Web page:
Should I consider a counteroffer when resigning?

Asked by
Tim Dixon

Our firm specializes in construction recruitment and over our 40 year history we have first hand knowledge on counteroffers that have been accepted and the consequences of doing so. In almost every case, accepting a counteroffer is NEVER a good idea.

There are countless studies on this very subject which you can research online that typically show that 8 out of 10 people who accept counteroffers end up resigning or being terminated within 12 months (9 out of 10 leave within 18 months). The reasons are many, but typically things rarely change at the office. Frustrating policies and people remain in place. What caused you to consider a move in the first place will likely haunt you again in the near future. You may also find yourself questioning how to best approach your next pay raise or job promotion. The painful question of will you need to resign again to get what you want, or will a pay discussion make the employer feel pressured to accommodate your interests (since you have proven to be willing to resign if necessary) will remain a continuous challenge.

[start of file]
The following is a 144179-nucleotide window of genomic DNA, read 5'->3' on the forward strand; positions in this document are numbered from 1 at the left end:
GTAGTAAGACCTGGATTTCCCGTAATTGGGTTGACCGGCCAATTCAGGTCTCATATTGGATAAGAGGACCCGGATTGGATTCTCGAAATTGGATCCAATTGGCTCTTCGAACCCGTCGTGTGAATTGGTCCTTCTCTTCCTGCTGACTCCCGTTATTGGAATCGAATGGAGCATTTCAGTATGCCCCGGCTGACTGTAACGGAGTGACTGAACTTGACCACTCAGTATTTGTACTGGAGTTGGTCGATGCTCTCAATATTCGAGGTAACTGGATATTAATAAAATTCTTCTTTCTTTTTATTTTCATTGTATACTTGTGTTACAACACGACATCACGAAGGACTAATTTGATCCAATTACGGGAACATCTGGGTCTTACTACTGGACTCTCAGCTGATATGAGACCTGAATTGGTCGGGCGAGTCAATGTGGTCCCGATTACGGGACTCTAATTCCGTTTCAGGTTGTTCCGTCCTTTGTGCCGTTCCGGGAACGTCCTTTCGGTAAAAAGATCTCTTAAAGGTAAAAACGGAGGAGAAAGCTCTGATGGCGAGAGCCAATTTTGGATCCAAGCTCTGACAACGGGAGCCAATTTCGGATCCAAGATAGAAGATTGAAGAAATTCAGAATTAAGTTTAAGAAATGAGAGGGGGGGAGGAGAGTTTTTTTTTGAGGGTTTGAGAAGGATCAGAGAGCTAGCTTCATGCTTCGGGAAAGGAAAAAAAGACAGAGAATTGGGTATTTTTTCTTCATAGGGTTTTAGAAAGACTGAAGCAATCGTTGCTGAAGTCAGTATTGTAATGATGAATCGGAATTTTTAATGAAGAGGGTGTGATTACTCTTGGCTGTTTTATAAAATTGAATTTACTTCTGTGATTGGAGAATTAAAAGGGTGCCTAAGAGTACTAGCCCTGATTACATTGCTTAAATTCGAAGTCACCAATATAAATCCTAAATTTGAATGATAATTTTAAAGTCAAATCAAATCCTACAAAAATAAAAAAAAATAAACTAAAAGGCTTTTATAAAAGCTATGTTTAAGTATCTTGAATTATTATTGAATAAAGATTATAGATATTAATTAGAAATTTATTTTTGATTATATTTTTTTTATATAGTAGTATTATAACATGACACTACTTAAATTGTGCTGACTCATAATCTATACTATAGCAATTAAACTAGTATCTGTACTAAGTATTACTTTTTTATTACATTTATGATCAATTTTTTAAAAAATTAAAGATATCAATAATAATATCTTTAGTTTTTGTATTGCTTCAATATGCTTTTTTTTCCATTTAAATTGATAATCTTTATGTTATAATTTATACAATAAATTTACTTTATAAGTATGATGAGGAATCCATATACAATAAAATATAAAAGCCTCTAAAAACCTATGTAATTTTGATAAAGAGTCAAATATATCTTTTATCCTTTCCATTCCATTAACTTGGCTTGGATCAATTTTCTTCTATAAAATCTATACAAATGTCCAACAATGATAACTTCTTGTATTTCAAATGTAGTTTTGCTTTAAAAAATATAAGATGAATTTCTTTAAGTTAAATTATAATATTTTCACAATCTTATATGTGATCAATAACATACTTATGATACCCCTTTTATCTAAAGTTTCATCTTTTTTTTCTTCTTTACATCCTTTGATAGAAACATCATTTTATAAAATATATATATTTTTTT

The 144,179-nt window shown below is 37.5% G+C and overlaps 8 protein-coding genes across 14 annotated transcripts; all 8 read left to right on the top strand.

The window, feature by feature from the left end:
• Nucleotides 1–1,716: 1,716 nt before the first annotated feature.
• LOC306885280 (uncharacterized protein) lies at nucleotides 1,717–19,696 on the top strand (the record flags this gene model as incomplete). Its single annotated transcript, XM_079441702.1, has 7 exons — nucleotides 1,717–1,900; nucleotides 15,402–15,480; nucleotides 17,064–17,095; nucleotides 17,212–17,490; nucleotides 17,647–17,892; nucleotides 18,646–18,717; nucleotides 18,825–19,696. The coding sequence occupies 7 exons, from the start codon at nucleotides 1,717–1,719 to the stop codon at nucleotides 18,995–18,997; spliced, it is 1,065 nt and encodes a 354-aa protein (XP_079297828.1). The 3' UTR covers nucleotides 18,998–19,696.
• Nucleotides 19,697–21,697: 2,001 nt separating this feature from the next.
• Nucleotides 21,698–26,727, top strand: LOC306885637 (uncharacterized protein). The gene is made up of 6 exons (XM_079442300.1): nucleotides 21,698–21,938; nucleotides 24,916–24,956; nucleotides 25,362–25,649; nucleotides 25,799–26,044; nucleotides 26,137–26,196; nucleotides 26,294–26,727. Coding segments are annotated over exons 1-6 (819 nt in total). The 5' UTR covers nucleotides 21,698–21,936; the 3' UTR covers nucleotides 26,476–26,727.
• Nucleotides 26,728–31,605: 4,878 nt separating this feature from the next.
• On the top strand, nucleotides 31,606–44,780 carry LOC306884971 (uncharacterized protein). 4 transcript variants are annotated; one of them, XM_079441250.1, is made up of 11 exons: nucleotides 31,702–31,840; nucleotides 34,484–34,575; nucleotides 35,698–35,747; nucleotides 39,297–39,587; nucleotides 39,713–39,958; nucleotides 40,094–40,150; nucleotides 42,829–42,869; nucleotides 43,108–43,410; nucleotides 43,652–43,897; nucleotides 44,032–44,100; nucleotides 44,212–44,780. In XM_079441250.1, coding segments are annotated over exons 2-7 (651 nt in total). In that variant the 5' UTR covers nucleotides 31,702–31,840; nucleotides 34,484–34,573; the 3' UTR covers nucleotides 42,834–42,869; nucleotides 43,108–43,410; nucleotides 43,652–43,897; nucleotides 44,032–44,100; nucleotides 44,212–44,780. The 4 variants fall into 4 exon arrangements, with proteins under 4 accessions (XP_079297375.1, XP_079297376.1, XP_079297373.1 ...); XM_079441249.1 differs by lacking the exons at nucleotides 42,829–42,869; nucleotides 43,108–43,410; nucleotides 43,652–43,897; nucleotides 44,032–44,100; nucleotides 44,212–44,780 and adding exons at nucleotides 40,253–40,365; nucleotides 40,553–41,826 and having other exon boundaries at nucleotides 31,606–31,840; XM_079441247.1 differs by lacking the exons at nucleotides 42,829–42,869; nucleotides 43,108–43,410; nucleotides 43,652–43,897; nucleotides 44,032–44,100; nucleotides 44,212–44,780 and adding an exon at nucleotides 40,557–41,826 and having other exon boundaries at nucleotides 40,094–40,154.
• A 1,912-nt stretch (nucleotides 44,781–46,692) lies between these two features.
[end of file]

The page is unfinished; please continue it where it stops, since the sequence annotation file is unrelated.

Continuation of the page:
In addition, construction employers rarely forget those who broke loyalty with them when it comes to internal promotions. Employers never like making counteroffers and never forget when they do. Offering and providing candidates who resign a counteroffer pay increase or promotion undermines a firm's reputation and weakens the confidence in loyal employees who aspire to advance their pay and position appropriately.

Your colleagues and subordinates and managers may also resent you for threatening to abandon the team, and for manipulating the system to advance your pay or promotion in bypassing the rules and job advancement protocol they are subject to.